Systemic lupus erythematosus (SLE) is a chronic autoimmune disease with no known cure. Current therapies primarily rely on symptom control with corticosteroids, however these therapies carry many adverse effects. In recent decades, the gut microbiome has gained appreciation as a major immunomodulator of autoimmune disease. Toll-like receptor 9 (TLR9) is known to interact with microbial DNA readily provided by the gut microbiota. Polymorphisms of TLR9 have been implicated in increased susceptibility to SLE, and overexpression of the receptor has been shown to be protective in mice. Agonization of TLR9 with bacterial DNA (bDNA) could provide a passive immunity to lupus and other autoimmune conditions without the side effects of corticosteroids.

We previously showed that in vivoadministration of bDNA was protective against lupus in mice, however the mechanism behind this protection was unknown. In vitrostimulation of lupus prone splenocytes showed increased production of IL-10, a potent anti-inflammatory cytokine, along with an increase in IL-6, a cytokine known to induce the proliferation of IL-10 producing B cells and antibody producing plasma cells. This phenomenon is dependent on TLR9 expression, but expression of TLR9 on either B cells or dendritic cells is sufficient to increase IL-10. However, TLR9 activation on B cells may cause an increase in IL-10 with a less dramatic increase in IL-6, which may lead to a more beneficial, anti-inflammatory profile as a potential therapeutic.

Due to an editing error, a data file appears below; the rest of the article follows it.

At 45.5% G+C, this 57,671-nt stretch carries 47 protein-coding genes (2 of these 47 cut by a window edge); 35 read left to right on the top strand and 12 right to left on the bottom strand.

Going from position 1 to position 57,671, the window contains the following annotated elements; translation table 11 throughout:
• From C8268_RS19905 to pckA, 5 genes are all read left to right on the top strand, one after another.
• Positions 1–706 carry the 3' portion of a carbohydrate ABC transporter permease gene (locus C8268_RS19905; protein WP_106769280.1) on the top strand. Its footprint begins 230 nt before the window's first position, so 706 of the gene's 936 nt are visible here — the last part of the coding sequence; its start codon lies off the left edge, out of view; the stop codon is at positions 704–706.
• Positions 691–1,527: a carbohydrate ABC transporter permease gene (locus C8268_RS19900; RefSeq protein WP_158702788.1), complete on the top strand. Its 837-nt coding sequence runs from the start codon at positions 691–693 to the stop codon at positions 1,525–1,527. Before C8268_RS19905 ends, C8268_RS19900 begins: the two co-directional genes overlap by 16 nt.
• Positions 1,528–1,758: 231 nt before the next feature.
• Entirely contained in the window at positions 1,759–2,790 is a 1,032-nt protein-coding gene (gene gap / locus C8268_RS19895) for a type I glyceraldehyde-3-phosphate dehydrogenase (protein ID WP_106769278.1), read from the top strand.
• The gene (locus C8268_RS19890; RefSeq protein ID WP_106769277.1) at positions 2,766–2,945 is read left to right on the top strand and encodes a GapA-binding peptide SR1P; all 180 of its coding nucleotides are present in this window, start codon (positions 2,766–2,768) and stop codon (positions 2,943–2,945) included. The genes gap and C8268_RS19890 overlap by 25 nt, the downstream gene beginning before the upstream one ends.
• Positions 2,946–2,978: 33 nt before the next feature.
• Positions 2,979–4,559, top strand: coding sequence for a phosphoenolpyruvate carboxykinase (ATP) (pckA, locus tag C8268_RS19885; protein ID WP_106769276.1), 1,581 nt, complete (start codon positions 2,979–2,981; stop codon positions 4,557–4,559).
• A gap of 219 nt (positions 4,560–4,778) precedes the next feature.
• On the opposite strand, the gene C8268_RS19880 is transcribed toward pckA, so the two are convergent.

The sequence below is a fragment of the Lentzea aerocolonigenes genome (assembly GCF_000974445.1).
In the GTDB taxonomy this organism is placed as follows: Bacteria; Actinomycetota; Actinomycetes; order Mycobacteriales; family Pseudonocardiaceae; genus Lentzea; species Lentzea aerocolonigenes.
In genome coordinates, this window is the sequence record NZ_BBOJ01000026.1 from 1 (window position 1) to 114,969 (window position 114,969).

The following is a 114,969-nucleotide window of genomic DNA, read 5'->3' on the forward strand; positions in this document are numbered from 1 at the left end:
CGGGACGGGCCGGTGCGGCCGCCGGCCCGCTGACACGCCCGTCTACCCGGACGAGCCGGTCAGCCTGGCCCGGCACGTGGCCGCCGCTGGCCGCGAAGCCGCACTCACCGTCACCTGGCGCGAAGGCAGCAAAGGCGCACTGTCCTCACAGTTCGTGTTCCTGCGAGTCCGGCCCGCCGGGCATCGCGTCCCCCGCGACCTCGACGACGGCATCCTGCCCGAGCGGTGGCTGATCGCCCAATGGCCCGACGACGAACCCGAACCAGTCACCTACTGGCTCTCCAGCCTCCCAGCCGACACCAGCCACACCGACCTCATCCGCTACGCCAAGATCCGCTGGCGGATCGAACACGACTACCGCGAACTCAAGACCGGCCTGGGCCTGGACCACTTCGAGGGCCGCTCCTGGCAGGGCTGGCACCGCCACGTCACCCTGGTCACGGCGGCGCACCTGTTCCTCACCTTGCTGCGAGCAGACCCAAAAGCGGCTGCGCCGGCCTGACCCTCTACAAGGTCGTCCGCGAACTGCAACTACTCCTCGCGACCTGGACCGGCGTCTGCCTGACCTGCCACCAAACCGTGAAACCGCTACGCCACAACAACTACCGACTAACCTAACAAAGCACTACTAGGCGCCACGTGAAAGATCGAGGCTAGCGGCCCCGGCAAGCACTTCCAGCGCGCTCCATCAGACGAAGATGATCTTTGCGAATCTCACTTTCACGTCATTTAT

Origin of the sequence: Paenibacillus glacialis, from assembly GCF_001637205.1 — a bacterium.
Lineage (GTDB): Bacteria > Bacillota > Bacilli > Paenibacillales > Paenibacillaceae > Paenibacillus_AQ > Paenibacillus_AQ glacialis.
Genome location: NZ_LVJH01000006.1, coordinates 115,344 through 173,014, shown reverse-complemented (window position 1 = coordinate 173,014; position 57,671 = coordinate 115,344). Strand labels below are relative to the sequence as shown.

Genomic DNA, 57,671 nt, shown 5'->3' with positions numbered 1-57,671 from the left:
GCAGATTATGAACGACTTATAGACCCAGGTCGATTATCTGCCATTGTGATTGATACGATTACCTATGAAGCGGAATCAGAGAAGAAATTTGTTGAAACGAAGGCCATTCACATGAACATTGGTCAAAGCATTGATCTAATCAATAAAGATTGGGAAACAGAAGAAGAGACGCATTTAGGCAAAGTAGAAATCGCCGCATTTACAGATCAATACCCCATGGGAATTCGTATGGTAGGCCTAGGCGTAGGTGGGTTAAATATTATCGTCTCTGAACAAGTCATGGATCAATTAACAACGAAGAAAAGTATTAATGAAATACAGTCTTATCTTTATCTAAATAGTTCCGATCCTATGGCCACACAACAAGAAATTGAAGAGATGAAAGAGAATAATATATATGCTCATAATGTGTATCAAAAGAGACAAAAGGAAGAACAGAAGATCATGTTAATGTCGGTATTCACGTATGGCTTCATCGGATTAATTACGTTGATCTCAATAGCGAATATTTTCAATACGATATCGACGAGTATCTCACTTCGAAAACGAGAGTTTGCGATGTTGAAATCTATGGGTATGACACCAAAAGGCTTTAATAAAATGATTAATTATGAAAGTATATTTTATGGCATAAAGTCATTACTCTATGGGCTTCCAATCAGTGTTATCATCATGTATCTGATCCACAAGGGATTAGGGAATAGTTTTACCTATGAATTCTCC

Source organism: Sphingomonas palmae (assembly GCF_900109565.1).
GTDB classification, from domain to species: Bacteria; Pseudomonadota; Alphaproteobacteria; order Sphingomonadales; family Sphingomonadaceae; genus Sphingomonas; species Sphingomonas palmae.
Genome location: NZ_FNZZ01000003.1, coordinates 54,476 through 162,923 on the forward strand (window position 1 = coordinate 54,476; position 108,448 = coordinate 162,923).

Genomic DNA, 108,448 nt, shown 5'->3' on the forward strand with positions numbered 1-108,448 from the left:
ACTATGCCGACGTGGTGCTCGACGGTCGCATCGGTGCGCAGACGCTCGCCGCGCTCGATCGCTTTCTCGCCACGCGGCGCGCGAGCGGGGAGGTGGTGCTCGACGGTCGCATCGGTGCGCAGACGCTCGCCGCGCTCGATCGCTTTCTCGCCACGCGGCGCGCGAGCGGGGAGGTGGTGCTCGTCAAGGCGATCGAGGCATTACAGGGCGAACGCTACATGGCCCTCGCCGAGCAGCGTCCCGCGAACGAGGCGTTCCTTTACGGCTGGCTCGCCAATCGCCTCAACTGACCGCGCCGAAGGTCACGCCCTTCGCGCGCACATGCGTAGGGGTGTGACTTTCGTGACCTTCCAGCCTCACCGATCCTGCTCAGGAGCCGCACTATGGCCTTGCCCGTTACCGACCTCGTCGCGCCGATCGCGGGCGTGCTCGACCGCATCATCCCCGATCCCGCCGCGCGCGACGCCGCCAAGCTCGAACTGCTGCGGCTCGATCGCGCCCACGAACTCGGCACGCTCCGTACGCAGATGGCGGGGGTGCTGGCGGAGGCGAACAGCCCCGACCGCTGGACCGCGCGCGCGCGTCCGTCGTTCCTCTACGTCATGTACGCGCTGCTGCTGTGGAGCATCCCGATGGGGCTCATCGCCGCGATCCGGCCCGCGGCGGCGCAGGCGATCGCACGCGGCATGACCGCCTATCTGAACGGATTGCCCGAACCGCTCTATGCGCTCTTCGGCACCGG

Our results suggest bDNA as a possible anti-inflammatory avenue of autoimmune management that avoids the use of corticosteroids. Future studies will focus on B cell targeted delivery of bDNA that promotes IL-10 without the side effect of increasing IL-6.

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